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Part 1 - What is it?

Written on October 20, 2004 by Robert & Karen Vanderzweerde

Appeared in Greenmaster Magazine

Earlier this month, legislation passed in the US House of Representatives to prohibit unfair or deceptive practices involving "spyware". The legislation carries significant fines and even prison terms for those convicted. At the time of writing this article, the Senate had not passed the legislation, nor had it been sent to President Bush for signature. To the best of our knowledge, no such legislation (outside of the more general Privacy Acts) exists in Canada.

We've all been bombarded with spam, viruses and various other impediments to worry-free use of the Internet, but what is this "spyware" stuff, anyway?

Spyware, and the related term Adware, are Internet jargon for "Advertising Supported Software". It is one way for shareware authors (software developers who write the programs that you can download for free) to be paid for their services without passing the cost on to the user (you). Media companies offer the developers a percentage of the revenues from banner ads the developers agree to place in their software. While it looks like a win-win for everyone - you get free software, the developer gets paid, and the advertising folks sell enough to make their clients happy, there is a dark side.

You see, they don't just place ads. They also include other programs that monitor and track your computer and Internet usage. These programs report this information periodically back to the media company, using your Internet connection. There are no controls over what they track and report, or how that information is used or with whom it is shared. You probably don't even know your computer is being used in this way, and there is a good chance you didn't give them permission to do it.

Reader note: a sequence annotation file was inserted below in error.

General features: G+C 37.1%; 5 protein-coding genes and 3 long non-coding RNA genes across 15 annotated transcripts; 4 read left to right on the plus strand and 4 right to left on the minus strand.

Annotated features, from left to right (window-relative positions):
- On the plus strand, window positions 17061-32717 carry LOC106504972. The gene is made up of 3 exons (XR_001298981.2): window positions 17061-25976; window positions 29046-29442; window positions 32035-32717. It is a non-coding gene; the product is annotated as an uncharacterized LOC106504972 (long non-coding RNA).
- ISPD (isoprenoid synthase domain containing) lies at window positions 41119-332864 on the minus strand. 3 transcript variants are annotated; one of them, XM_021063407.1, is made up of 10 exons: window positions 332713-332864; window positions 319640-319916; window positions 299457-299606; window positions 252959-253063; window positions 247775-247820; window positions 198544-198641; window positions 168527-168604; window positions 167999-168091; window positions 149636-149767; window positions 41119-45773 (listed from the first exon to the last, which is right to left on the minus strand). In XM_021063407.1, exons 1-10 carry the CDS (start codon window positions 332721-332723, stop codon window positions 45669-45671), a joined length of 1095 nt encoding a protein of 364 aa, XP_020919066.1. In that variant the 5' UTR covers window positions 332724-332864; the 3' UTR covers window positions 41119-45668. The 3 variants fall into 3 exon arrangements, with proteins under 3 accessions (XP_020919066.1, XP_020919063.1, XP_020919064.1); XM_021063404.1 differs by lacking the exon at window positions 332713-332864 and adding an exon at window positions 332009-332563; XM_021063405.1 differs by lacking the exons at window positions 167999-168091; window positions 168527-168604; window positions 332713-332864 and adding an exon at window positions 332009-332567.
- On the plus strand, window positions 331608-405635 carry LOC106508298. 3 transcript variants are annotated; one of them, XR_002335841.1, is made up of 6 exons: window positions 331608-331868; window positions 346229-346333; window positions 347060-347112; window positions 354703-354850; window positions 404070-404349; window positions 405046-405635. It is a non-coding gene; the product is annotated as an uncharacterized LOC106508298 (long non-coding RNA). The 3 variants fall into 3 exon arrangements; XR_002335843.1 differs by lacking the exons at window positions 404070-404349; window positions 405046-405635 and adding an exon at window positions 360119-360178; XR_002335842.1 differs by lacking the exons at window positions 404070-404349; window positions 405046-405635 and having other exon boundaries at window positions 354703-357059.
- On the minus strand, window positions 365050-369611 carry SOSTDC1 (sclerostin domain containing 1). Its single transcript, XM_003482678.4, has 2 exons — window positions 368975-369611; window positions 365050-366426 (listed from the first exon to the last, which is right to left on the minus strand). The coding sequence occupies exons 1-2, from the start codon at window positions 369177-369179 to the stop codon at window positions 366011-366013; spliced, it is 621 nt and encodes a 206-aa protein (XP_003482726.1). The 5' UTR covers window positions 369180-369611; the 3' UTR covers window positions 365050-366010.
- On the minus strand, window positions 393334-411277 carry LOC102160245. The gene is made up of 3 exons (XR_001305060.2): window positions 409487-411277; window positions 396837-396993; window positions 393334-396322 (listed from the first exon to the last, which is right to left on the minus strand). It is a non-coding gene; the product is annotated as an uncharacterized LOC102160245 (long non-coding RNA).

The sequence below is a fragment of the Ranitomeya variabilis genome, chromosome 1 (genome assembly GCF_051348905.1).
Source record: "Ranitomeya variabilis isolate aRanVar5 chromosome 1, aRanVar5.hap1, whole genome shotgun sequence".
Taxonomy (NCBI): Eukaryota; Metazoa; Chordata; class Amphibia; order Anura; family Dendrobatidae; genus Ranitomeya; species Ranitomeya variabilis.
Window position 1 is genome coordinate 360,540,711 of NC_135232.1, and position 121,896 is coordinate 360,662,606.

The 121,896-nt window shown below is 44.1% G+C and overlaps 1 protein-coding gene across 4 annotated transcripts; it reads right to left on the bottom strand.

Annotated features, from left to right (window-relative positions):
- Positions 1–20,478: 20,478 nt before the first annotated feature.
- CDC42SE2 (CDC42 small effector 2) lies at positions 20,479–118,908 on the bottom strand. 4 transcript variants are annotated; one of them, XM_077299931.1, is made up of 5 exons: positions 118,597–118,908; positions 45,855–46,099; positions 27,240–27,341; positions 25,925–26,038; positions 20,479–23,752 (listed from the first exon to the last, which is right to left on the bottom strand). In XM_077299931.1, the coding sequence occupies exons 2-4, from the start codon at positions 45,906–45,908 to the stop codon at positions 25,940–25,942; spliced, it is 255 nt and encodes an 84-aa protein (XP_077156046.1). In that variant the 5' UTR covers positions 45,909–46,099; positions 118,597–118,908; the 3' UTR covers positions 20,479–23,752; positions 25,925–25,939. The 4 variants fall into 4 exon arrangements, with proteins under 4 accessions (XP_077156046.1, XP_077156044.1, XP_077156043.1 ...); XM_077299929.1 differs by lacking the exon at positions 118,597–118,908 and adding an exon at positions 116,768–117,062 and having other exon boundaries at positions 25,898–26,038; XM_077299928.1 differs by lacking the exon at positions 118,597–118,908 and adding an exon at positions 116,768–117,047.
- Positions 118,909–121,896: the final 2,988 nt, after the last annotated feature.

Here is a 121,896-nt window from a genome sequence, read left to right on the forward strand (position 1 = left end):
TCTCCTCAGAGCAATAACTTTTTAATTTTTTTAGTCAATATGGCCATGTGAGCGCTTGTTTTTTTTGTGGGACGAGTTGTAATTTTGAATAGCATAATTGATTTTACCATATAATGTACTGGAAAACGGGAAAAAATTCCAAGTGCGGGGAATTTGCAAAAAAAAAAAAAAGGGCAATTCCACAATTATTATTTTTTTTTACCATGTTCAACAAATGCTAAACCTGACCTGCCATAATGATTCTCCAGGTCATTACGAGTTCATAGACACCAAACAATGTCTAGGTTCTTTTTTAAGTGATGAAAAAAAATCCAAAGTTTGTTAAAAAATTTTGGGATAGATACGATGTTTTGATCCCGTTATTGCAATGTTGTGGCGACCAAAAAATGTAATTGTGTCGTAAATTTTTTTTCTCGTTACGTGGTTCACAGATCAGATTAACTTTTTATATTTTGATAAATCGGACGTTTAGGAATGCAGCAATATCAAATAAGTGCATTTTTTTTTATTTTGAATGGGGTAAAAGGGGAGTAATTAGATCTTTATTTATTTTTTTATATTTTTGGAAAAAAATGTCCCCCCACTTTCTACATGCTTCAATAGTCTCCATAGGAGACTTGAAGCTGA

You may start to receive ads from the media company, based on the information collected on your surfing and Internet habits. Of course, more sinister uses are possible.

How does spyware get on your computer? You may have downloaded it when you downloaded new software off the Internet. You also may have downloaded by clicking on a deceptive "pop-up window" that appeared on a website you were surfing.

Once installed, spyware is particularly difficult to remove (we'll address this in the next article). Spyware is notoriously inefficient, using valuable system resources and Internet bandwidth to do its job, leaving less available for you. Often, if you delete the spyware, the free program that you downloaded with it will no longer run.

Common sources of spyware are music and video sharing programs and children's programs. Spyware is often targeted to children and teenagers, as they may be less suspicious and wary of free software than their parents.

How can you tell if spyware has taken hold of your system? You may notice the following symptoms:

  • Pop-up advertisements appear, even when you aren't on the Internet;
  • Your computer takes longer than usual to perform routine tasks;
  • Your computer crashes more frequently, for no known reason;
  • A new toolbar appears on your internet browser that you can't seem to get rid of;
  • Your home page or your browser settings have changed "by themselves"

Many people think there is something wrong with their hardware when the symptoms of spyware first start to appear. Unexplained crashes, slow response time, and strange behaviour from your computer (a changed home page) may lead you to believe your hardware is defective and needs to be replaced. One article I read while researching this topic indicated that spyware could reduce the responsiveness of your computer by up to 50%.